Cyber Crime Underground Runs Like Regular Business

December 9, 2015, Written By Lynn Oldshue
A hacker with a hood with laptop. Online network danger.

The North American cybercriminal underground is not hidden or exclusive, as it is in other countries, according to Trend Micro Incorporated’s report, “North American Underground: The Glass Tank.”

While cybercriminals in other parts of the world operate in secrecy, North American cybercrime operations are not afraid to sell goods in the open, including drugs, crimeware, stolen data, and other illicit products and services. The markets are competitive, as there are many vendors that sell the same products. Since competition is strong, North American cybercriminals will advertise goods on the Surface Web, advertising on forums and YouTube.

While advertisements are out in the open, transactions involve several steps, including virtual currency and exchanges, to maintain a buyer and seller’s anonymity.

Other key findings include:

  • Many forums in the North American market sell hacking tools, also called “crimeware.”
  • Crypting services are some of the most important tools in the underground industry. These service providers can determine which security products can flag a code as “malicious.” From there, they can encrypt the malware so that it avoids detection.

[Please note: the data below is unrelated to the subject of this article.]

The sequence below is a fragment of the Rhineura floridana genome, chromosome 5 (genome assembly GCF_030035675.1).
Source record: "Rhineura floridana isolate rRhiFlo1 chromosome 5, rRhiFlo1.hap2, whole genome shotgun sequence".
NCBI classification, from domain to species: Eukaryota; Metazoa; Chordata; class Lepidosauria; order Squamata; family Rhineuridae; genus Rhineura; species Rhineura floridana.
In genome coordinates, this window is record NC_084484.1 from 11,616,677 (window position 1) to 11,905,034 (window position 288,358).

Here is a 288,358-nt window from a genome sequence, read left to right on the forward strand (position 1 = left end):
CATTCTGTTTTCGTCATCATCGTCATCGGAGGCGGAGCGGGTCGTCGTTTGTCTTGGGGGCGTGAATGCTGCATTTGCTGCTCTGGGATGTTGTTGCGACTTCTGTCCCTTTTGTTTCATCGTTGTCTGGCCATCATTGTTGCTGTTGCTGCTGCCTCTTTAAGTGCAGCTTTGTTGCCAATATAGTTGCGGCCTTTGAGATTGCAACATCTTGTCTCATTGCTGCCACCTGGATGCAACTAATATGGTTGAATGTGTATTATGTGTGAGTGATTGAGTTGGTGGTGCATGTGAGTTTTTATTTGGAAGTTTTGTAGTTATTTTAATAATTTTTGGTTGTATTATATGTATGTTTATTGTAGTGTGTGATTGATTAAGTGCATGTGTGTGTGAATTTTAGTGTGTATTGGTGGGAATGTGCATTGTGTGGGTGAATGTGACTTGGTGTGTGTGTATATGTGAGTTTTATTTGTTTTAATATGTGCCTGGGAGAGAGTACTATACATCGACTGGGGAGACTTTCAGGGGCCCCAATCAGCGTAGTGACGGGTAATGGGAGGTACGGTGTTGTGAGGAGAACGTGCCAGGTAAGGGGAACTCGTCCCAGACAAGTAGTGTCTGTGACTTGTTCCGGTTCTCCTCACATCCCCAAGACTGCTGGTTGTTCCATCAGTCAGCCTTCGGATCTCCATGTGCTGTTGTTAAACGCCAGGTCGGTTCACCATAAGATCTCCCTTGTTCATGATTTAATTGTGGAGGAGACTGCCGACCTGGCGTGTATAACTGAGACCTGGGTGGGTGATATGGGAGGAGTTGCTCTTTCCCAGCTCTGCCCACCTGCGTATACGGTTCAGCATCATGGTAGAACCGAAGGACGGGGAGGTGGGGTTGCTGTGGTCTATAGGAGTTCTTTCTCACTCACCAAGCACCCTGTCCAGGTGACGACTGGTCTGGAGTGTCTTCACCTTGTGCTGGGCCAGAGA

• Credit card credentials are popular products, but clones or copies of stolen credit cards are also sold.
  • Drugs are available, and buying online keeps these purchases anonymous.
  • The weapons marketplace allows foreign contacts to deliver goods outside of North America.

“The high level of sophistication of the services and tools we found in the North American underground allows cybercriminals to thrive across the spectrum of expertise,” said Raimund Genes, CTO, Trend Micro. “With illegal goods and services spanning the physical and virtual realm, ranging from advanced malware to narcotics, this marketplace is of particular concern. As such it is no surprise we’ve seen a concentration of law enforcement activity in the underground which can lead to arrests and prosecution of its users.”

The information contained within this article was accurate as of December 9, 2015. For up-to-date
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